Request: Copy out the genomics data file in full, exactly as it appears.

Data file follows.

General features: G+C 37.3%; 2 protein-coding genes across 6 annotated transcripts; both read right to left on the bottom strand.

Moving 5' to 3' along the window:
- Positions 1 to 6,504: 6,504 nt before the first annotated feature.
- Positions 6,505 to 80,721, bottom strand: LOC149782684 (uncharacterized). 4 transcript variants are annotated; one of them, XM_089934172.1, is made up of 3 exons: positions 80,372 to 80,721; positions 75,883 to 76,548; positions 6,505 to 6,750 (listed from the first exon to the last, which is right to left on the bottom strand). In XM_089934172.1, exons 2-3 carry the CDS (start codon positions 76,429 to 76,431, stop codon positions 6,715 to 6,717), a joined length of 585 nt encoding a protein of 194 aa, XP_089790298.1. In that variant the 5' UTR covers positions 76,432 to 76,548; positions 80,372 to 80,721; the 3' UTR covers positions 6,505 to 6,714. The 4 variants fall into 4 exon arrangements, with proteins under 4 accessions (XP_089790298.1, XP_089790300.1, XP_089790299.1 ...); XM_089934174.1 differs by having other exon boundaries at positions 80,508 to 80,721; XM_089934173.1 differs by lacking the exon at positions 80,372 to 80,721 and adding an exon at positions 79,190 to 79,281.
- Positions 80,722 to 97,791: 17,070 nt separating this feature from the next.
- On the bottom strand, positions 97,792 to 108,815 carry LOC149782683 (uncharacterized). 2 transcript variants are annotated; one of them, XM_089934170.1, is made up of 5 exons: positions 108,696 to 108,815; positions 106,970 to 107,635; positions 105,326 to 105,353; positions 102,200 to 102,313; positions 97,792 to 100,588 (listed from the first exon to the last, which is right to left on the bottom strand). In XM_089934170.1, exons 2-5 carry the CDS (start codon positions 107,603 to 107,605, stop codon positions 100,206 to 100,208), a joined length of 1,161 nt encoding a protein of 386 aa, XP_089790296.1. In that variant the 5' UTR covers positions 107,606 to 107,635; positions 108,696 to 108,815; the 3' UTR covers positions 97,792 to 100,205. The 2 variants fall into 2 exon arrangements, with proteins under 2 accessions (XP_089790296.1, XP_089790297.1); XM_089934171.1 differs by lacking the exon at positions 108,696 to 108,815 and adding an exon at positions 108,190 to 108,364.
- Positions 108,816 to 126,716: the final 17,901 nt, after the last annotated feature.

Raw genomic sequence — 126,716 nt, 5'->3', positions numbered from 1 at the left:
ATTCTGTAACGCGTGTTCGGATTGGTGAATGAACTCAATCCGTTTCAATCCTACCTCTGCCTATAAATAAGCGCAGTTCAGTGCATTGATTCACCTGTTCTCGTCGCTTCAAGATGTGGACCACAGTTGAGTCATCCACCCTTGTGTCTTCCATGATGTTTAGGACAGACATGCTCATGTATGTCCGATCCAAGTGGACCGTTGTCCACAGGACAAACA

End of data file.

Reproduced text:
General features: G+C 37.3%; 2 protein-coding genes across 6 annotated transcripts; both read right to left on the bottom strand.

Moving 5' to 3' along the window:
- Positions 1 to 6,504: 6,504 nt before the first annotated feature.
- Positions 6,505 to 80,721, bottom strand: LOC149782684 (uncharacterized). 4 transcript variants are annotated; one of them, XM_089934172.1, is made up of 3 exons: positions 80,372 to 80,721; positions 75,883 to 76,548; positions 6,505 to 6,750 (listed from the first exon to the last, which is right to left on the bottom strand). In XM_089934172.1, exons 2-3 carry the CDS (start codon positions 76,429 to 76,431, stop codon positions 6,715 to 6,717), a joined length of 585 nt encoding a protein of 194 aa, XP_089790298.1. In that variant the 5' UTR covers positions 76,432 to 76,548; positions 80,372 to 80,721; the 3' UTR covers positions 6,505 to 6,714. The 4 variants fall into 4 exon arrangements, with proteins under 4 accessions (XP_089790298.1, XP_089790300.1, XP_089790299.1 ...); XM_089934174.1 differs by having other exon boundaries at positions 80,508 to 80,721; XM_089934173.1 differs by lacking the exon at positions 80,372 to 80,721 and adding an exon at positions 79,190 to 79,281.
- Positions 80,722 to 97,791: 17,070 nt separating this feature from the next.
- On the bottom strand, positions 97,792 to 108,815 carry LOC149782683 (uncharacterized). 2 transcript variants are annotated; one of them, XM_089934170.1, is made up of 5 exons: positions 108,696 to 108,815; positions 106,970 to 107,635; positions 105,326 to 105,353; positions 102,200 to 102,313; positions 97,792 to 100,588 (listed from the first exon to the last, which is right to left on the bottom strand). In XM_089934170.1, exons 2-5 carry the CDS (start codon positions 107,603 to 107,605, stop codon positions 100,206 to 100,208), a joined length of 1,161 nt encoding a protein of 386 aa, XP_089790296.1. In that variant the 5' UTR covers positions 107,606 to 107,635; positions 108,696 to 108,815; the 3' UTR covers positions 97,792 to 100,205. The 2 variants fall into 2 exon arrangements, with proteins under 2 accessions (XP_089790296.1, XP_089790297.1); XM_089934171.1 differs by lacking the exon at positions 108,696 to 108,815 and adding an exon at positions 108,190 to 108,364.
- Positions 108,816 to 126,716: the final 17,901 nt, after the last annotated feature.

Raw genomic sequence — 126,716 nt, 5'->3', positions numbered from 1 at the left:
ATTCTGTAACGCGTGTTCGGATTGGTGAATGAACTCAATCCGTTTCAATCCTACCTCTGCCTATAAATAAGCGCAGTTCAGTGCATTGATTCACCTGTTCTCGTCGCTTCAAGATGTGGACCACAGTTGAGTCATCCACCCTTGTGTCTTCCATGATGTTTAGGACAGACATGCTCATGTATGTCCGATCCAAGTGGACCGTTGTCCACAGGACAAACA